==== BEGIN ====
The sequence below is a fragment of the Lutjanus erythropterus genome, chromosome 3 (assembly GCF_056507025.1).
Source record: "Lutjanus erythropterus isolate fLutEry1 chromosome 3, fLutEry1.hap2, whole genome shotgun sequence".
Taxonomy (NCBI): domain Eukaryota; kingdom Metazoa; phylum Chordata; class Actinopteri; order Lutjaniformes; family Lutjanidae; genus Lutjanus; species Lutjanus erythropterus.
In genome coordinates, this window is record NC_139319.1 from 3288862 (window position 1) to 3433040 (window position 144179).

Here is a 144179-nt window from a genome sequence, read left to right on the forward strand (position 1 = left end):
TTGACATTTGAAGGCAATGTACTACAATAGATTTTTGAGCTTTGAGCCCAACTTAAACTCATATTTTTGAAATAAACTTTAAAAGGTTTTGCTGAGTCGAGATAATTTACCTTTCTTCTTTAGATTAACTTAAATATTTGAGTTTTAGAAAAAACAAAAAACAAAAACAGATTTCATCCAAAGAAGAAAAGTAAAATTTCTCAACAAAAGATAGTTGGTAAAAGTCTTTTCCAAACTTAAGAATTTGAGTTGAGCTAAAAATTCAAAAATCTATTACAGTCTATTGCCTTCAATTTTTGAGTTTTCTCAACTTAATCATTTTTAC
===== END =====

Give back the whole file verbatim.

The sequence below is a fragment of the Lutjanus erythropterus genome, chromosome 3 (assembly GCF_056507025.1).
Source record: "Lutjanus erythropterus isolate fLutEry1 chromosome 3, fLutEry1.hap2, whole genome shotgun sequence".
Taxonomy (NCBI): domain Eukaryota; kingdom Metazoa; phylum Chordata; class Actinopteri; order Lutjaniformes; family Lutjanidae; genus Lutjanus; species Lutjanus erythropterus.
In genome coordinates, this window is record NC_139319.1 from 3288862 (window position 1) to 3433040 (window position 144179).

Here is a 144179-nt window from a genome sequence, read left to right on the forward strand (position 1 = left end):
TTGACATTTGAAGGCAATGTACTACAATAGATTTTTGAGCTTTGAGCCCAACTTAAACTCATATTTTTGAAATAAACTTTAAAAGGTTTTGCTGAGTCGAGATAATTTACCTTTCTTCTTTAGATTAACTTAAATATTTGAGTTTTAGAAAAAACAAAAAACAAAAACAGATTTCATCCAAAGAAGAAAAGTAAAATTTCTCAACAAAAGATAGTTGGTAAAAGTCTTTTCCAAACTTAAGAATTTGAGTTGAGCTAAAAATTCAAAAATCTATTACAGTCTATTGCCTTCAATTTTTGAGTTTTCTCAACTTAATCATTTTTAC